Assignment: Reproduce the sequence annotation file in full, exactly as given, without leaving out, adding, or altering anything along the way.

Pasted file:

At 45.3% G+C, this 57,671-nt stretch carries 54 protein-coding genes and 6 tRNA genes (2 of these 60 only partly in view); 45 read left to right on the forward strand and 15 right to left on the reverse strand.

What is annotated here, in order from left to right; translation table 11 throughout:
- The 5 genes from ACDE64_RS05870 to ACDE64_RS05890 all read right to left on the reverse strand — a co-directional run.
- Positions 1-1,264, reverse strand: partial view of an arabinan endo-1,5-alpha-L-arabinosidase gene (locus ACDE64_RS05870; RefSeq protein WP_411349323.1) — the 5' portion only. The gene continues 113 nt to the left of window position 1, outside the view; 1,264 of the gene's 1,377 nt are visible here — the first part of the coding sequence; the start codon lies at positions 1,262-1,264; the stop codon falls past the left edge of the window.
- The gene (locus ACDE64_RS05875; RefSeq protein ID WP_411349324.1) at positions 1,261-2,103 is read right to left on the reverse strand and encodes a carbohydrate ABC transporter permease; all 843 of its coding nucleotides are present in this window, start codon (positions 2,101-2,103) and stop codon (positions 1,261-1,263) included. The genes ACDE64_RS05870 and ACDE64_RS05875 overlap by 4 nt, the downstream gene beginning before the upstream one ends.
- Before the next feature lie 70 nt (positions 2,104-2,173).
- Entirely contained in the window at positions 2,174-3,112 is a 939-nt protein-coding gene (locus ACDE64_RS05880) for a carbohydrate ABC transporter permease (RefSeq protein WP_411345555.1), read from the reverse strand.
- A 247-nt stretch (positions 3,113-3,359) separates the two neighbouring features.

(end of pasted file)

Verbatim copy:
At 45.3% G+C, this 57,671-nt stretch carries 54 protein-coding genes and 6 tRNA genes (2 of these 60 only partly in view); 45 read left to right on the forward strand and 15 right to left on the reverse strand.

What is annotated here, in order from left to right; translation table 11 throughout:
- The 5 genes from ACDE64_RS05870 to ACDE64_RS05890 all read right to left on the reverse strand — a co-directional run.
- Positions 1-1,264, reverse strand: partial view of an arabinan endo-1,5-alpha-L-arabinosidase gene (locus ACDE64_RS05870; RefSeq protein WP_411349323.1) — the 5' portion only. The gene continues 113 nt to the left of window position 1, outside the view; 1,264 of the gene's 1,377 nt are visible here — the first part of the coding sequence; the start codon lies at positions 1,262-1,264; the stop codon falls past the left edge of the window.
- The gene (locus ACDE64_RS05875; RefSeq protein ID WP_411349324.1) at positions 1,261-2,103 is read right to left on the reverse strand and encodes a carbohydrate ABC transporter permease; all 843 of its coding nucleotides are present in this window, start codon (positions 2,101-2,103) and stop codon (positions 1,261-1,263) included. The genes ACDE64_RS05870 and ACDE64_RS05875 overlap by 4 nt, the downstream gene beginning before the upstream one ends.
- Before the next feature lie 70 nt (positions 2,104-2,173).
- Entirely contained in the window at positions 2,174-3,112 is a 939-nt protein-coding gene (locus ACDE64_RS05880) for a carbohydrate ABC transporter permease (RefSeq protein WP_411345555.1), read from the reverse strand.
- A 247-nt stretch (positions 3,113-3,359) separates the two neighbouring features.